When summer temperatures hit dangerous heights, the city of Dallas typically sets up indoor cooling stations to give residents a place to escape the heat and enjoy free water and air conditioning.
But as Dallas faces a stretch of 100-degree days, the city has not set up cooling stations. A Salvation Army official said that agency plans to open 13 stations soon.
Tristan Hallman, spokesman for Dallas Mayor Eric Johnson, said Friday that while city has not activated cooling stations, the Kay Bailey Hutchison Convention Center is open as a shelter for the homeless.
Hallman did not clarify why cooling stations had not been set up for this weekend, and the city’s public affairs office did not respond to multiple requests for comment this week from The Dallas Morning News.
The Summer continues today with heat index values climbing to around 105 this afternoon. Remember to stay hydrated and take frequent breaks if you spend time outdoors. #txwx pic.twitter.com/pg21ttDMjO— NWS Fort Worth (@NWSFortWorth) July 10, 2020
Cooling stations are frequented most often by one of the city’s most vulnerable populations — the homeless.
More than 600 Americans die each year from heat-related illnesses, according to the Centers for Disease Control and Prevention. In addition to the homeless, people over age 65, outdoor workers, athletes, infants and people in low-income households are among the most vulnerable.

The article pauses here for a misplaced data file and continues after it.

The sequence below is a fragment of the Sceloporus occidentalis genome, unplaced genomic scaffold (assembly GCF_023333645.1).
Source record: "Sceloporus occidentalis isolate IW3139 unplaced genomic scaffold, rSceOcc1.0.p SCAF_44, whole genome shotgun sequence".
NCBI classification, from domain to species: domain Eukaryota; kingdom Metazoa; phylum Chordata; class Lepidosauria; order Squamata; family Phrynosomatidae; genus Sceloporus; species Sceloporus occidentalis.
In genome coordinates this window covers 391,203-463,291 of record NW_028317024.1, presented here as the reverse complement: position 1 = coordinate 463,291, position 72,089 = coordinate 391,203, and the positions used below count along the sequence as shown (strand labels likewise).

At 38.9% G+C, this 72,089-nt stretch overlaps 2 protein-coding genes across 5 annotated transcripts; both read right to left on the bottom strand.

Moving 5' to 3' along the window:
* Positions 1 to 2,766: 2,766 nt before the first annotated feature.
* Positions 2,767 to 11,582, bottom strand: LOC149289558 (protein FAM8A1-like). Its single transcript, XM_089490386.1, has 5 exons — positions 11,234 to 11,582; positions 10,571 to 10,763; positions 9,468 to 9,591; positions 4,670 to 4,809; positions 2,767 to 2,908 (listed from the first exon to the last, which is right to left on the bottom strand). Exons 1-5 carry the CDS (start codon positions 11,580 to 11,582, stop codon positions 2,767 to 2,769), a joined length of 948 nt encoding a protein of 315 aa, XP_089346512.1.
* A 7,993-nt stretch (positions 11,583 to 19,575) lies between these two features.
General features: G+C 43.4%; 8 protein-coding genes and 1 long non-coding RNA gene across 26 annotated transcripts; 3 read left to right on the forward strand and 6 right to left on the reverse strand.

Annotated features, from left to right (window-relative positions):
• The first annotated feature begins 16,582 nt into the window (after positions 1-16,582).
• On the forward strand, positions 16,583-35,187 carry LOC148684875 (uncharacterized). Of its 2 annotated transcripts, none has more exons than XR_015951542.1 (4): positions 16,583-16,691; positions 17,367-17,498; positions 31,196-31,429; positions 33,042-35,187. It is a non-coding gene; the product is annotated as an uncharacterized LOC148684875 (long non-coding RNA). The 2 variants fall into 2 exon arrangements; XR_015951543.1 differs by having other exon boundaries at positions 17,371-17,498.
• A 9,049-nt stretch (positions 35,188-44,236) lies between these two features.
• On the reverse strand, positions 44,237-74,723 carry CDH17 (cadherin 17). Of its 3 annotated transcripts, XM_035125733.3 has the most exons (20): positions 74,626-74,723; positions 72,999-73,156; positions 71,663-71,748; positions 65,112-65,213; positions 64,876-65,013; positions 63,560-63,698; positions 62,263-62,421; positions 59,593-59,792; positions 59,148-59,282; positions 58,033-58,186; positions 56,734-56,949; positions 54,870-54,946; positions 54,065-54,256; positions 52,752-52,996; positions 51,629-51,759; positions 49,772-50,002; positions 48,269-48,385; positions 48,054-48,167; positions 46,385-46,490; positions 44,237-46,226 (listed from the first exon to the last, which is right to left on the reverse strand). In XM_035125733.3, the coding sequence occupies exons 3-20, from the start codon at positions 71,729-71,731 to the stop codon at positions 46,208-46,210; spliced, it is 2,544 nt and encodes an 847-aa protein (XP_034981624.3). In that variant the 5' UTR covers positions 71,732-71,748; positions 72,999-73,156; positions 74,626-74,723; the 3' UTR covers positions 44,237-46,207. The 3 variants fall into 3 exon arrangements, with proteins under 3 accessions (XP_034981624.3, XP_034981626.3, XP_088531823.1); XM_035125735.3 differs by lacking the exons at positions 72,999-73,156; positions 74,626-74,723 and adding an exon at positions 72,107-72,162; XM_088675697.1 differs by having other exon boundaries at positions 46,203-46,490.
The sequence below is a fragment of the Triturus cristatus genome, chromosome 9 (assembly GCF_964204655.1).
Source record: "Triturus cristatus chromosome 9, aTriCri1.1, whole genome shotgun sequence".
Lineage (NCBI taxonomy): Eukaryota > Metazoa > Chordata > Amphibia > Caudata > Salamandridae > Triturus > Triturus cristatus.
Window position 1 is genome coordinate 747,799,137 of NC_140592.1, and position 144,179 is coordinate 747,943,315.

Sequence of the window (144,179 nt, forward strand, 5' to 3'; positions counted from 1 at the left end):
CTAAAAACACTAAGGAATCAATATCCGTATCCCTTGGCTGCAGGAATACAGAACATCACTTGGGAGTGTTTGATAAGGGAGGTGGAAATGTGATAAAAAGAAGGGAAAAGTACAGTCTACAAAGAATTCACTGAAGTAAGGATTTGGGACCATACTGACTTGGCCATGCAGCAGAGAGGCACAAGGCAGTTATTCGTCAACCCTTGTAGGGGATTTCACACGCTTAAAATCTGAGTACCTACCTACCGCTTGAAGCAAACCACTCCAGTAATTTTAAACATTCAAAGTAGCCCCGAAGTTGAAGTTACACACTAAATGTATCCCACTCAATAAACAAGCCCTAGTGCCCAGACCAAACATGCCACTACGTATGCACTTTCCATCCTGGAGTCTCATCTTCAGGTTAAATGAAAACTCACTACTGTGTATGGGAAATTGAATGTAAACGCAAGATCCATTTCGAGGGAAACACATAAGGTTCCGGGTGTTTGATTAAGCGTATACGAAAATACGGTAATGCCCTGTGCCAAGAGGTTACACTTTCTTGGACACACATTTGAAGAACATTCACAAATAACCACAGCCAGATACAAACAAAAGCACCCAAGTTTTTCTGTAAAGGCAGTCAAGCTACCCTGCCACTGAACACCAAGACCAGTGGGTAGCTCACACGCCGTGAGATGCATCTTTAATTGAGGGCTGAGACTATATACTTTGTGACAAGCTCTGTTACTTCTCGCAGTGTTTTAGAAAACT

“Definitely with extreme heat, it’s an important consideration,” Dr. Philip Huang, Dallas County’s health director, said of cooling stations.
The Salvation Army normally opens cooling stations during extreme heat, but it had yet to do so in Dallas-Fort Worth as of Friday afternoon. The agency plans to open 13 by this weekend or early next week, agency spokesman Kurt Watkins said.
When city cooling stations do open, Huang said, it will be important to follow federal coronavirus safety guidelines by keeping people at least 6 feet apart, conducting health screenings and requiring masks.
The Salvation Army’s cooling stations will follow safety protocols, Watkins said. Staff and volunteers will frequently disinfect areas and will be trained to spot signs of heat-related illnesses, he said.
Stations typically are set up at city recreation centers anytime a stretch of days with intense heat is forecast and during heat advisories.
All of North Texas — including Dallas, Collin, Denton and Tarrant counties — is under a heat advisory through 8 p.m Sunday, and it could be extended, said Matt Stalley, a National Weather Service meteorologist.
Temperatures are forecast to climb into the 100s over the next few days, Stalley said. Factoring in humidity, temps are expected to feel in the 105- to 110-degree range during peak hours.
“There will be little relief from the heat during this time period,” he said.
The weather service urged North Texans to take extra precautions when working or spending time outside this weekend.